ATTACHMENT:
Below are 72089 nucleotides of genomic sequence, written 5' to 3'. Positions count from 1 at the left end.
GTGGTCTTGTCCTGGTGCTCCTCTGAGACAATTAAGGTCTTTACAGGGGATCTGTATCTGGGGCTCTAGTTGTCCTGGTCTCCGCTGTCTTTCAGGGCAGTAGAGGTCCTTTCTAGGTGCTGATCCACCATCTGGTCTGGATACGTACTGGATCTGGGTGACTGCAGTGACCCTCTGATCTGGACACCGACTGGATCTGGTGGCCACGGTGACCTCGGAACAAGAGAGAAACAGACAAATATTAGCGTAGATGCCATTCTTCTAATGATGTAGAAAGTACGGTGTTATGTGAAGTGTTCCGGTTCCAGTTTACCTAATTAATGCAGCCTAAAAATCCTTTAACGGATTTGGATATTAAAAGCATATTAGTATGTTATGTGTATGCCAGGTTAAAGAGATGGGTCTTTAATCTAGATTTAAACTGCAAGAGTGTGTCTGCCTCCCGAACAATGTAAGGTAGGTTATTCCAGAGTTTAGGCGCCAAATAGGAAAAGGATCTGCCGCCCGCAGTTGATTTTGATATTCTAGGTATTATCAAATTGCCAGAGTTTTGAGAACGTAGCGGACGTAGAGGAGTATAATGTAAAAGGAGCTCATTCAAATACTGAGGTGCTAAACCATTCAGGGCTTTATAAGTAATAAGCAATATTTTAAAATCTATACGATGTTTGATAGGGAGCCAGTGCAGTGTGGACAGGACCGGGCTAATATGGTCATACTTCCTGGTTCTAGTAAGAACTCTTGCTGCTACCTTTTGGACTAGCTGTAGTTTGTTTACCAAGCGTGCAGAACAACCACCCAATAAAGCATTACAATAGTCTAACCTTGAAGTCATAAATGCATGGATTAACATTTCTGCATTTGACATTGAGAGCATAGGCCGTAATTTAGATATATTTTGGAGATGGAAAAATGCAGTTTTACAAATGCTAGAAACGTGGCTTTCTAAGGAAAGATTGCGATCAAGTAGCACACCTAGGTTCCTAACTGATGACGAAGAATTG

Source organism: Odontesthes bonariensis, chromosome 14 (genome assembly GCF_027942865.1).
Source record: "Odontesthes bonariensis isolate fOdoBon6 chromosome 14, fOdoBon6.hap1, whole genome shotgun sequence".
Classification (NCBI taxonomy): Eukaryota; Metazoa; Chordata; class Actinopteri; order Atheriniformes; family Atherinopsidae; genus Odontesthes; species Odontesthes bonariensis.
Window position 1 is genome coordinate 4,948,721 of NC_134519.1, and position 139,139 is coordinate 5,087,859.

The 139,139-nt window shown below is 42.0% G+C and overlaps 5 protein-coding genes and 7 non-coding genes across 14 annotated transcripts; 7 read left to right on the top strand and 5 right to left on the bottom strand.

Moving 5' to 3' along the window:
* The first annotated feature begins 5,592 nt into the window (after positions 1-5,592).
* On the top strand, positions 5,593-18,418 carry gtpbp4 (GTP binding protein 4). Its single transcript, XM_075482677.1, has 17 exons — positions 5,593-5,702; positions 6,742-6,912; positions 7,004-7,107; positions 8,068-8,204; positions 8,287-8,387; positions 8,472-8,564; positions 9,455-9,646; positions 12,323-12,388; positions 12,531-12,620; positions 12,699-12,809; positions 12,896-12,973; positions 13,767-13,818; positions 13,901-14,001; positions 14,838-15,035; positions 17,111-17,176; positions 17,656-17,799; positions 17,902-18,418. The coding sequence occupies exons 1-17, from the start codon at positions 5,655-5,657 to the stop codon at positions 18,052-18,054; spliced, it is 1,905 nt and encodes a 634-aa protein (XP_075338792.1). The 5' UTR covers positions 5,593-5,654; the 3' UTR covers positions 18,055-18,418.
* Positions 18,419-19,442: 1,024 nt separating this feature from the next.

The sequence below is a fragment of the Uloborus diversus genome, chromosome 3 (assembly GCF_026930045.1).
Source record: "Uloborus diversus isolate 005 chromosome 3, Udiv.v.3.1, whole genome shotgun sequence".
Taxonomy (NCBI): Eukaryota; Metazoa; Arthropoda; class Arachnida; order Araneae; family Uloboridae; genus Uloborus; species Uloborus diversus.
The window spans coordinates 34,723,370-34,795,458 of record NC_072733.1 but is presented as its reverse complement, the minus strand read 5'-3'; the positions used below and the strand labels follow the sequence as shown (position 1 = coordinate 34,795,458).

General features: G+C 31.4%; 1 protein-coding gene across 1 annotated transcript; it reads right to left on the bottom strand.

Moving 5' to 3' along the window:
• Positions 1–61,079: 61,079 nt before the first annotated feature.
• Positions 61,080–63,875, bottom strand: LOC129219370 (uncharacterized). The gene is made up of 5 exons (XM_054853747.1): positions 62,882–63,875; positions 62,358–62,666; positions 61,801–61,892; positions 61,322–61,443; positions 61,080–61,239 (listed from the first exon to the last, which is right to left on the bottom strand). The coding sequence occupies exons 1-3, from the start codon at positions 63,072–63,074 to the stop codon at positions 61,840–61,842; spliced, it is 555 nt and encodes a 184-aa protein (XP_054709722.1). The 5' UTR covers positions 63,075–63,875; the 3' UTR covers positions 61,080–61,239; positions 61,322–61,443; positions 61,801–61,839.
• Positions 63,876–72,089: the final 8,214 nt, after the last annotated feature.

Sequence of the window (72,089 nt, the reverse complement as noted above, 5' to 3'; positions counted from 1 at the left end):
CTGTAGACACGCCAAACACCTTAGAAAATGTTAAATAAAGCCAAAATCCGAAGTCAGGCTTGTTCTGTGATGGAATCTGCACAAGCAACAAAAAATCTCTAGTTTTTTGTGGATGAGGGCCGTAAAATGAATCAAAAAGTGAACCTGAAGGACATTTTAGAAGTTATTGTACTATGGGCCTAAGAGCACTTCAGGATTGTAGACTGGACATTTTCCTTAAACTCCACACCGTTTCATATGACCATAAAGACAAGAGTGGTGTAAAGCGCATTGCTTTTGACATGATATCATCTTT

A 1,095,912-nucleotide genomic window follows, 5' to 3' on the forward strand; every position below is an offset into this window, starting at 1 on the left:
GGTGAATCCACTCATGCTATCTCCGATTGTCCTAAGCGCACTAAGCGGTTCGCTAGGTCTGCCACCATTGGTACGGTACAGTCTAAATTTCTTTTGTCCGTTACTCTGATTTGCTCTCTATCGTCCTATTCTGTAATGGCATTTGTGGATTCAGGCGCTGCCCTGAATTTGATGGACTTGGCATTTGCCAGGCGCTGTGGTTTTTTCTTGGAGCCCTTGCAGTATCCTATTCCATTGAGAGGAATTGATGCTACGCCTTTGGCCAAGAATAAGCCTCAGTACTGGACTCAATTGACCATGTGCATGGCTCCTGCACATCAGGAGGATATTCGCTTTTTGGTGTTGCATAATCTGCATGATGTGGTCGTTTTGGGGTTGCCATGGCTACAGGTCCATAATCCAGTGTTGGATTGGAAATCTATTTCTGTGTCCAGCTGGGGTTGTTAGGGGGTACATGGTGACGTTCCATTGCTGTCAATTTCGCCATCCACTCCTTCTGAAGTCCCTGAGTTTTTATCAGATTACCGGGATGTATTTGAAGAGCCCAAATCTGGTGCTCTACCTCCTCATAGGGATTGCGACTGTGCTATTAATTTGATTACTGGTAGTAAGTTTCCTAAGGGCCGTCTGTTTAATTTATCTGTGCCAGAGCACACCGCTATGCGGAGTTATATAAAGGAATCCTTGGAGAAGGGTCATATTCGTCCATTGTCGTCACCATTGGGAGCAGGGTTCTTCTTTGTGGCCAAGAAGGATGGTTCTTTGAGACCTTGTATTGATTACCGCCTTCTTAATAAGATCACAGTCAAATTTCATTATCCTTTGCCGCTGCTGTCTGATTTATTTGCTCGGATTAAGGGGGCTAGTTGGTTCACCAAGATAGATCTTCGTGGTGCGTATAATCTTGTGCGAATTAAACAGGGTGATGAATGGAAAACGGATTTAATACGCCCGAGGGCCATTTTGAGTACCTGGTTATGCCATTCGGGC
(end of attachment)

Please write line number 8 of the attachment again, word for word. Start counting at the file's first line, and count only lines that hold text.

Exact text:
Moving 5' to 3' along the window: